Playing Doctor




Initial Visit?

Thursday, February 10

A Lid For Every Pot Calling the Kettle

Last week, one of the OB/GYN residents was telling me about a patient of hers that lived ‘on the northside.’

The Northside, for those of you who might need a refresher on sections of this town, is the section that was not highlighted on the Superbowl map of ‘places of interest.’ Now, in most major US cities, that is the section of town that realtors euphemistically—and illegally—refer to as ‘a little dark.’ But here it’s the section of town that is white, poor, and has a propensity for displaying their white supremacy flags Confederate flags.

Her patient was telling her to avoid that part of town. She did not spell it out, but she was giving her that advice because the resident was racially mixed.

“I don’t think its right, the way everyone just displays their Confederate flags all over the place,” the patient said. “They should display them inside, like I do with mine.”



Hearing this gave me an idea.

People who display white supremacy flags Confederate flags have their little catch phrase “Heritage not hate,” which I find a bit self-consciously naive, as they are well aware that an important part of the heritage of the confederacy was that whole slavery thing. (Some try to minimize the importance of slavery, but that’s hogwash. The birth of the Republican Party was formed by uniting the disparate anti-slavery parties in the US. Only the formation of the national treasury comes close to having the same sustained argument in domestic policy in the first 100 years of our nation’s history and everyone knows it.)

Anyway, there is still a movement requesting reparations for slavery. A law student recently filed a suit in federal court after discovering evidence that Aetna and the railroad company CSX (whose headquarters are here) directly profited from the sale of slaves. The suit estimates slaves performed as much as $40 million worth of unpaid labor between 1790 and 1860. The current value of that labor could be as high as $1.4 trillion. I don’t know how they will estimate how much should be billed to Aetna and CSX, but I think I may have a better idea.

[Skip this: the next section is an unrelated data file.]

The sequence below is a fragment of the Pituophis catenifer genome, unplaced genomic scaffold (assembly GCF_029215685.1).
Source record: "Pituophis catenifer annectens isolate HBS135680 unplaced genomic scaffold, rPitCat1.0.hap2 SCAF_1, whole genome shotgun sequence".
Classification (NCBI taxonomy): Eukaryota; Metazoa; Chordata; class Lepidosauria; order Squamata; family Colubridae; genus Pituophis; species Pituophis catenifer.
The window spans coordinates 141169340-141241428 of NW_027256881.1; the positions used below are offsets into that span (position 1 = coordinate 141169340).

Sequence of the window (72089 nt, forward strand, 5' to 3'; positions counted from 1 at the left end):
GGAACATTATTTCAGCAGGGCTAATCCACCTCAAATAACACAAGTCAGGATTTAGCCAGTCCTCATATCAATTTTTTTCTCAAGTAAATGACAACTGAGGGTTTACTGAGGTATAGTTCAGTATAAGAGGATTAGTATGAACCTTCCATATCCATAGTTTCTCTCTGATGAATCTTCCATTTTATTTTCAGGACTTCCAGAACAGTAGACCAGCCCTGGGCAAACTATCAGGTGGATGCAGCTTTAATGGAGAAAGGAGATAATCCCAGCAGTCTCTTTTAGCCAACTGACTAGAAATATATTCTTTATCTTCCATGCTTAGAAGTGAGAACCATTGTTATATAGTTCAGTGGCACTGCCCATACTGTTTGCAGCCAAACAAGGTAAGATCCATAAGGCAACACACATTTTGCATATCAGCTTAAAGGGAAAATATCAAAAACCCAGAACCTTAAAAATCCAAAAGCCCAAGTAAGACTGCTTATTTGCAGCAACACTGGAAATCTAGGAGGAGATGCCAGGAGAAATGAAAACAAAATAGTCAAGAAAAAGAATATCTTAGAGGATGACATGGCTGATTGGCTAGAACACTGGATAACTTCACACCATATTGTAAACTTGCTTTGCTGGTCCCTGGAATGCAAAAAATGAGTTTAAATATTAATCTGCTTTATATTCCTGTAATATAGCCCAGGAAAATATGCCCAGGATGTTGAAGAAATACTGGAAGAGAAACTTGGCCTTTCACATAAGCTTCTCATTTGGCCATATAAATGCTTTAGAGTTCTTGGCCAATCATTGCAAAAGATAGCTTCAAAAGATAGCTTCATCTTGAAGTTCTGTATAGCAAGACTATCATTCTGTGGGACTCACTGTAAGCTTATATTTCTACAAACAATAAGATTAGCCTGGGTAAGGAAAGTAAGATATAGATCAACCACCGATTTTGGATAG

Most people who dismiss the idea of slave reparations do so with the argument that slavery ended nearly 150 years ago and that people should ‘just get over it.’ Curiously, I think we have a match of people who think that the Confederacy has importance in modern day life.

We have people who are eager to claim their heritage of the Confederacy, and people who are looking for its inheritors. I am surprised no one has thought of this before.

I propose we simply trademark the white supremacy flags Confederate flag, and all proceeds go to a Reparations Fund.

All the Bumper Stickers, T-shirts, Beer Cozies, T-Shirts, Caps, Flags, T-Shirts, Handkerchiefs, T-Shirts, and Hunting Knives bearing the image of the Confederate flag® would each contribute a few dollars to the Slave Reparations Fund. The State of Mississippi would also contribute quite a bit, as their State flag still use the—newly copyrighted—Confederate flag®. The more Heritage, the more money for Reparations.

They could perhaps meet with Bad Boy Records, which has a very aggressive anti-piracy department, to ensure that no unlicensed merchandise is sold.

Not even at the Daytona 500.

3 Comments:

2/10/2005
Blogger Captain 43 writes:

you forgot hoods and capes bearing the image of the Confederate flag®

 


2/10/2005
Anonymous Anonymous writes:

I was born and raised in Georgia and have always been frustrated with people claiming that the flag is our heritage. The confederate flag wasn't adopted as our state flag until the 1960s as a response to the anti-segregation laws. I think your plan is genius. My landlord could feed a family for a year with all the stuff he buys. We even have a lovely flag in our yard. My puerto rican room mate's black boyfriend loves it.

Sarah

 


2/11/2005
Anonymous Anonymous writes:

I love it! As an Alabamian I think this is brilliant! It would either make people stop buying the flags/merchandise ("I ain't supportin' dem") which would lower the racism quotient, or provide direct benefit to the African American population.

 


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